Movie myth busted!

We headed out yesterday, after lunch, to pop in and see a few friends. The first couple are building a ‘tiny’ straw bale house. Taking advantage of a Polish law that allows you to build something\anything as long as it’s footprint is no more than 35m2 (380ft2). No planning permission required.

It is the forth such building that we know of in our area and it is always interesting to see how people deal with the restricted space available to them. Personally having lived in digs, bedsits and small flats for most of my adult life I’m happy with the space we now have, but I can see the attraction and freedom that is this type of building provides. I may try my hand one day, once everything else is finished!

From there we went to new friends, Jesus and Marta, to exchange some oats for wheat, we had some spare after planting and plenty set aside for our own goats. They needed feed for there newly acquired goats and had some wheat spare from there tortilla making enterprise. It turned out to be quite an eye opener as we realised the scale of the business, big industrial machines; grinders, mills, ovens, and most of it shipped from Mexico where Jesus is originally from. They are the only manufacturer of traditional corn tortillas in Poland and they supply direct to restaurants all over Poland.

We were treated to some traditional Mexican food, Malina was kept entertained by their three boys and it was almost 8pm before we headed off home with close to a two hour journey ahead of us.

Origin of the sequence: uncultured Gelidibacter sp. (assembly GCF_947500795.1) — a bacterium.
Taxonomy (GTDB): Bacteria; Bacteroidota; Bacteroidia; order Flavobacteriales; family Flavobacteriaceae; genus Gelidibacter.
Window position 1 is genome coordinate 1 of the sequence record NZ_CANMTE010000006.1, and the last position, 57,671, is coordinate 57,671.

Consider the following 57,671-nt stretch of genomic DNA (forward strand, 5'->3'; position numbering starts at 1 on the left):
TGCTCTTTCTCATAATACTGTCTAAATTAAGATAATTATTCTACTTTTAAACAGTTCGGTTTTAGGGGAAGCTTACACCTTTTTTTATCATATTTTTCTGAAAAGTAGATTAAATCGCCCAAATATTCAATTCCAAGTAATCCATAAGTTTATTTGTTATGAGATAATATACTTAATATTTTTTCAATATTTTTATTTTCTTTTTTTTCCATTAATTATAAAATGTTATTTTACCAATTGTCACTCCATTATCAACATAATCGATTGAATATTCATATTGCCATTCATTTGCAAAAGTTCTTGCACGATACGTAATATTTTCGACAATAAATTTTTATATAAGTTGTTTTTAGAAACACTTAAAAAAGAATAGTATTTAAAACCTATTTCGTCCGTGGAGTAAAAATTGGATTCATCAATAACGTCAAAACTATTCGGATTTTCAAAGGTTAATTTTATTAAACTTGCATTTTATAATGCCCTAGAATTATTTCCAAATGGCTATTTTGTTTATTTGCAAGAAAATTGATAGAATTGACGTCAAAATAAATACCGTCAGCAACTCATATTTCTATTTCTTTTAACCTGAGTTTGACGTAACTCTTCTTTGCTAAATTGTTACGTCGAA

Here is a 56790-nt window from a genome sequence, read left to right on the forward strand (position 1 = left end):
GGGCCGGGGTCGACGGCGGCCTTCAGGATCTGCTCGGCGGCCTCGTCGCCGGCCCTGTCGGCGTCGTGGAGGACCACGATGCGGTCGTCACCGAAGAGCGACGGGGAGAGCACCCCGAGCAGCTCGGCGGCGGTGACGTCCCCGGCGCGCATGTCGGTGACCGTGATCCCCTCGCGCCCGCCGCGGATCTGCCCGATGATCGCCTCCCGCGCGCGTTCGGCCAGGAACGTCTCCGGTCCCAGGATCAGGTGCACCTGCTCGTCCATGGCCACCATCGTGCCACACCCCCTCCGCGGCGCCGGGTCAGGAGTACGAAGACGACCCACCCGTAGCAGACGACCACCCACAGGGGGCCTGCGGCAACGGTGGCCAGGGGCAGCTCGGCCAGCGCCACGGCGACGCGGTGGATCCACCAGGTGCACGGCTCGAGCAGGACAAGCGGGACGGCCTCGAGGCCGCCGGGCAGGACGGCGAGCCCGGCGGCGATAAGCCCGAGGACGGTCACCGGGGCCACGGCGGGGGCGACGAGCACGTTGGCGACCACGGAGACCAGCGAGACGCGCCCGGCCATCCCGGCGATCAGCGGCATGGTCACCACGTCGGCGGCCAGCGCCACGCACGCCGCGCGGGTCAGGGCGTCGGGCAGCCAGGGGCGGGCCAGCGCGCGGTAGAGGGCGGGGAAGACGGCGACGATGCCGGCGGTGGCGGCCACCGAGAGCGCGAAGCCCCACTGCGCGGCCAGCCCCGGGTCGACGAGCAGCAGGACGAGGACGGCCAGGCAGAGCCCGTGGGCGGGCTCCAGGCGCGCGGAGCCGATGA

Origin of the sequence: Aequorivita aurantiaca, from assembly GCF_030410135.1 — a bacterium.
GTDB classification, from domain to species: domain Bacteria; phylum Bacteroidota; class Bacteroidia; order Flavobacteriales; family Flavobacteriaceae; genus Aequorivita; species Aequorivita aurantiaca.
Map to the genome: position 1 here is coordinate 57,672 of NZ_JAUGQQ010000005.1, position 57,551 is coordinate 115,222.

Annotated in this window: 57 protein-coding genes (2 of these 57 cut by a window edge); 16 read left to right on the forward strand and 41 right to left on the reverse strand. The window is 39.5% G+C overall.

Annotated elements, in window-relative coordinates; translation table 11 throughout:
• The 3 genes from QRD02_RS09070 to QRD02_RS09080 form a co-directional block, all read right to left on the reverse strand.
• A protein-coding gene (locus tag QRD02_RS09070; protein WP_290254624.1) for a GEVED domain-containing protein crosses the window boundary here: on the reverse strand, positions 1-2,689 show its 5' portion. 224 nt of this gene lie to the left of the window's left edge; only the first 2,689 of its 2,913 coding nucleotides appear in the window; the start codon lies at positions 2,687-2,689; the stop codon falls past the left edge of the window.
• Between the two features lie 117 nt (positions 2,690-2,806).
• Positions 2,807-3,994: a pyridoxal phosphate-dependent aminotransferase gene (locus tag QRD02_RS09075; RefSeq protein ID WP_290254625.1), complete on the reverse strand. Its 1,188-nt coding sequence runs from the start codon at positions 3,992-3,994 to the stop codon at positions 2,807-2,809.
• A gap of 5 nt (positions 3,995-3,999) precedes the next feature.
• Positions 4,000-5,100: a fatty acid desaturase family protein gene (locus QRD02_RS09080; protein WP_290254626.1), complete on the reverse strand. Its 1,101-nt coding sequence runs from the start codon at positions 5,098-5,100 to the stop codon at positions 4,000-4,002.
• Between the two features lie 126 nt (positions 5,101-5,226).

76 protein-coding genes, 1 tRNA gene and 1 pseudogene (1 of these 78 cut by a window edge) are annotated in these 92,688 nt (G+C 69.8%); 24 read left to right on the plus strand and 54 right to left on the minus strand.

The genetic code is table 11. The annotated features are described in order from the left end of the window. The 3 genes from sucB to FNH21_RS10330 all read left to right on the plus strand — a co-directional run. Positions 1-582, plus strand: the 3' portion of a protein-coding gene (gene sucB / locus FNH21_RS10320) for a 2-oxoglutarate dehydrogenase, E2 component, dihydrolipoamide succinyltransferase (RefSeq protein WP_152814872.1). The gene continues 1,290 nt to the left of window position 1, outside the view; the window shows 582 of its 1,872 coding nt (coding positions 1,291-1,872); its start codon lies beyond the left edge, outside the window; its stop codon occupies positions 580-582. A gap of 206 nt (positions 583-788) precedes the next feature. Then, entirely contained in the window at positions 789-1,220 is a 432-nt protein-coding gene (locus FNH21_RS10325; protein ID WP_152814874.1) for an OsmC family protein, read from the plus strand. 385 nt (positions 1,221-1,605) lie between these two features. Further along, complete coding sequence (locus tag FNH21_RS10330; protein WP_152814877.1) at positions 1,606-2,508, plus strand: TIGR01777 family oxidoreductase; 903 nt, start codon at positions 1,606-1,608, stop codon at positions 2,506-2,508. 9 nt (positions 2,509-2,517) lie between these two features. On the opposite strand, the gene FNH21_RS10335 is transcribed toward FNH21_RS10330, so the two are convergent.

Pottering along at around 50mph, the road twists and turns through the countryside, up hills with duel carriageways to let the faster traffic pass and then down the other side.

Now I don’t drive too fast, I don’t see the point, but you always pick up a bit of speed on the decent, dabbing the brakes to keep control, so imagine my surprise when the brake pedal gave under my foot and hit the floor! Immediately struck with the thought of all the movies I have seen when the brakes fail in speeding cars and my assertion that you should simply use your gears and handbrake to slow down and stop, that’s exactly what I did. From fifth to third, then second and first gears whilst applying the hand brake on and off and we came to a stop a couple of hundred meters down the road.

So that’s the movie myth busted, my work is done, although I’m not sure what happens if you are driving an automatic? 🙂

 

Off with the Tilly on with the woolly

I received an email last week congratulating me on my anniversary, I immediately went into a panic thinking that I had missed our wedding anniversary as I knows it’s around this time of year, but further reading revealed that it is in fact four years since I started this blog! Continue reading “Off with the Tilly on with the woolly”

A very passive April

It’s a bit overdue and only a short post, well at least that’s what I think as I start to type it, but I promised Pat over at Solarbeez a run down of our solar water heating system. It seemed relevant now as we are starting to feel the benefits, in fact we felt the benefits in April with a whopping eighteen days heating free.